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Thread: Ableism

  1. #1
    A Dude Peeta Mellark's avatar
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    Default Ableism

    Ableism is a central concept in disability rights. The term was originally popularized by Thomas Hehir, a special education scholar who defined it as “'the devaluation of disability' that 'results in societal attitudes that uncritically assert that it is better for a child to walk than roll, speak than sign, read print than read Braille, spell independently than use a spell-check, and hang out with nondisabled kids as opposed to other disabled kids.'"
    - What is ableist language and why should you care?

    Is changing language and never placing one state of being as preferable to another necessary in the struggle for rights? Is saying that having full use of your mind or body is preferrable automatically bad? Are people bigots if they would rather have a neurotypical child than one suffering from a severe brain defect?
    Last edited by Peeta Mellark; 02 Apr 2011 at 12:14 PM.

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    Elen síla lumenn' omentielvo What Exit?'s avatar
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    If saying I want a healthy child is bad, I'll be bad. But is it that or just saying that kids with disabilities should be mainstreamed as much as possible?

    The story from several years back about blind people chastising others blind people that got successful corrective surgery is just stupidity out of control, but these as far as I know are the rare exceptions.

    I can't see calling soon to be parents bigots for hoping for a healthy child with no disabilities.

  3. #3
    Elephant Ramses's avatar
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    To be fair, there is a certain enabling culture which understandably springs from these communities of those segregated from mainstream culture due to disability. They are allowed to actually view the expression of their deviation from the norm as a positive instead of a negative, and it is a rare shining point considering that most others are quick to disregard someone based on, trivialize them due to, or treat with undue pampering someone because of, their differences.

    So yes, when someone 'defects' due to the pressure of society to conform to the norm, it can be taken a bit similar to, say, the negative backlash of a race 'selling themselves out' to go mainstream; it was the right choice for the person who made it, even if the society they were constrained to prior does not see it as anything but a betrayal of some ideals and solidarity. Their reaction, yes, is somewhat unjustified, but also understandable.

    The reason that their reaction is unjustified, of course, is the fact that the MAINSTREAM culture is, in fact, ableist. It's natural, of course, to prefer a mainstream-oriented healthy child - that's not really the issue I have with ableism. My issue is that for those not born into these mainstream conditions are then subjected to a constant, unceasing (and usually totally harmlessly unintended) reminder that they are in some way inferior.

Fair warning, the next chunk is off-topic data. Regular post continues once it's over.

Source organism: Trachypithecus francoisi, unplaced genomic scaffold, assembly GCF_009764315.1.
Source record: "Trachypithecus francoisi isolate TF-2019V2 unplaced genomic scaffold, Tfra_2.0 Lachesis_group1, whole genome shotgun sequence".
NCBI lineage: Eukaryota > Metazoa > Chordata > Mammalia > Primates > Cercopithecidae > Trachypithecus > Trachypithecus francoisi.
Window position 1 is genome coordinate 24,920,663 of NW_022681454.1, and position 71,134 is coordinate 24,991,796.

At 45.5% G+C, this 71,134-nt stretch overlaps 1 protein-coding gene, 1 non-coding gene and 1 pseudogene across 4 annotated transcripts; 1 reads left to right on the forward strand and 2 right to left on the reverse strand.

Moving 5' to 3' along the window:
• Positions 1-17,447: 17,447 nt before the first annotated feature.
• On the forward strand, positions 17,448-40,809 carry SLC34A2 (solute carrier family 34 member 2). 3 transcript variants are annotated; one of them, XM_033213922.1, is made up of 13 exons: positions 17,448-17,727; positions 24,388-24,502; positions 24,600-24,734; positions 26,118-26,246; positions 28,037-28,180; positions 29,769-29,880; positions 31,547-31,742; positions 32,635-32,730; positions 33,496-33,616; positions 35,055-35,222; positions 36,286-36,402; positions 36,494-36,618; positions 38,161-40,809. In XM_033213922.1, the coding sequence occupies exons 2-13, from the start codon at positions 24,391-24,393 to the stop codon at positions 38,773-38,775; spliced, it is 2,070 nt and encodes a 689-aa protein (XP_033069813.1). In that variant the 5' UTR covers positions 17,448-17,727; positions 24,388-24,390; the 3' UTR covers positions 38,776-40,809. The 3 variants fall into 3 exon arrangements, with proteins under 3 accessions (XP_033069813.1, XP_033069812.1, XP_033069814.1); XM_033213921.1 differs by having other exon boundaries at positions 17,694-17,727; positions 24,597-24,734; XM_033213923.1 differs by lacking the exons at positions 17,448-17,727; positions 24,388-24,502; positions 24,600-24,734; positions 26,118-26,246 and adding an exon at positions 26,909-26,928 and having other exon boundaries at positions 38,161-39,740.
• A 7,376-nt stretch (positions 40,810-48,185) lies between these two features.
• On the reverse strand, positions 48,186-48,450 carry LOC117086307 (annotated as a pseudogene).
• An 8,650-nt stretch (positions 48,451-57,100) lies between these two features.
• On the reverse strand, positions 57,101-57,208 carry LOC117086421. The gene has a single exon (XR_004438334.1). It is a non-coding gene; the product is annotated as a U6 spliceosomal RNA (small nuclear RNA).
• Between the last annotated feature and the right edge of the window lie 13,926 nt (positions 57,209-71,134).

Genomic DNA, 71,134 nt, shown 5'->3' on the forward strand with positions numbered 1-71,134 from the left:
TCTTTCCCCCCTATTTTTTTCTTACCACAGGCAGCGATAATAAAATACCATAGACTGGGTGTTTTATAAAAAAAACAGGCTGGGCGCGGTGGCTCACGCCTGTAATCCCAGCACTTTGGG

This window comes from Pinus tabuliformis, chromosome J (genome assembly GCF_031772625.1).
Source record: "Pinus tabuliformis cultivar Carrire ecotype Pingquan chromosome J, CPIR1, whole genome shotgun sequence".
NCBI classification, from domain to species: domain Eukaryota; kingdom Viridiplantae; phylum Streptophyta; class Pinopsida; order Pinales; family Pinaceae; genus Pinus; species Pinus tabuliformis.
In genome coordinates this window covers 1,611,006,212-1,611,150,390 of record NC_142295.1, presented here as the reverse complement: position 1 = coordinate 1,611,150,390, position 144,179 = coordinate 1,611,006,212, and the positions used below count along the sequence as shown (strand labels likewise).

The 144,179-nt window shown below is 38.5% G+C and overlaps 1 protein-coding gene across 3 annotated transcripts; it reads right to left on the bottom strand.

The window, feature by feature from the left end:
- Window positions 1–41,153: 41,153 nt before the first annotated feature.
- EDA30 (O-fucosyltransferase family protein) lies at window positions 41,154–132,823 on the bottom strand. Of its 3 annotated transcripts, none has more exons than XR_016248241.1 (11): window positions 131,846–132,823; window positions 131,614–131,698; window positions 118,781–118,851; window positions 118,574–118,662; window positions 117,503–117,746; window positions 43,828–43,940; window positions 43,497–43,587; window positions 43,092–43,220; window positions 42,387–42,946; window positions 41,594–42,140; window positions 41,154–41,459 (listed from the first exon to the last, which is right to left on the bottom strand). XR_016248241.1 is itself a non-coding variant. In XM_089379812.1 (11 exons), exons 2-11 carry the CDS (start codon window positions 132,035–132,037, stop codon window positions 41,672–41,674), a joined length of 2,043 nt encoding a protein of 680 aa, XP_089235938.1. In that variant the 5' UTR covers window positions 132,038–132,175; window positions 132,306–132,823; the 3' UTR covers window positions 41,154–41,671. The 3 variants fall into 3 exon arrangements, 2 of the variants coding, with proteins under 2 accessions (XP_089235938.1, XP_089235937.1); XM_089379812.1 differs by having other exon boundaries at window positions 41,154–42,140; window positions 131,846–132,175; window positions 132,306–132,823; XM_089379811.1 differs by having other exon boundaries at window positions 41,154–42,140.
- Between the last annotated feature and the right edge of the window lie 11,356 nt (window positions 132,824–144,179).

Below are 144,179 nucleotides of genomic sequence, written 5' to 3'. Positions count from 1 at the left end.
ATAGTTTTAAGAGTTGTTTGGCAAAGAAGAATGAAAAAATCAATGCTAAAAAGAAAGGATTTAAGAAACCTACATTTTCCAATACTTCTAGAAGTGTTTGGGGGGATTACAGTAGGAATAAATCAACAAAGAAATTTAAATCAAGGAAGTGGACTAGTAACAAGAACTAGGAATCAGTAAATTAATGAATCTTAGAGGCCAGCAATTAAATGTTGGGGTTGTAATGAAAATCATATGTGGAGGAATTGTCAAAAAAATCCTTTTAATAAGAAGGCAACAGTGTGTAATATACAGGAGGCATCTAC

Language is important. There is a nice cultural anthropological argument that language impacts culture, and culture impacts language, right? I seem to recall that; but it still holds true that if you tell someone they're never going to be good enough, it is entirely possible that they won't think they are. Even if it's done lovingly and respectfully and with a little insulting coddling.

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    The Queen Zuul's avatar
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    Your disability status isn't the same as your worth as a human being. Devaluing people with disabilities, using slurs against them, or denying them full human rights is wrong, but it's also a bit unrealistic to ignore the many cases in which having a disability really is quantifiably worse than being abled. There are wheelchair athletes out there and people faster on artificial legs than they could ever be on flesh and bone, but there also people like my friend S who would like more than anything to be able to live the pain-free life of an able-bodied woman. It's not bigotry to say that her disability is a very bad thing for her. It would be bigotry to treat her as less than a person or to assume that everyone in a wheelchair suffers in the exact same way she does, though.

    Quote Originally posted by What Exit?
    The story from several years back about blind people chastising others blind people that got successful corrective surgery is just stupidity out of control, but these as far as I know are the rare exceptions.
    Not in cases where you have an insular environment so that people end up creating a community based on their disability. For example, Deaf communities will sometimes view cochlear implants and other attempts to eradicate deafness as being akin to eugenics.

    Quote Originally posted by What Exit?
    I can't see calling soon to be parents bigots for hoping for a healthy child with no disabilities.
    I agree, though obviously not everyone does. In a discussion on abortion rights I had in another community, someone said they were pro-choice except for the fact that people might choose to abort fetuses with disabilities. And so while abortion for rape, incest, a broken condom, illness, a desire to no longer be pregnant or whatever was okay, one based off of amniocentesis results wasn't.

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    A Dude Peeta Mellark's avatar
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    Oh good, responses. I didn't want to color the conversation too much by putting in my own opinions right off the bat.

    Quote Originally posted by Ramses View post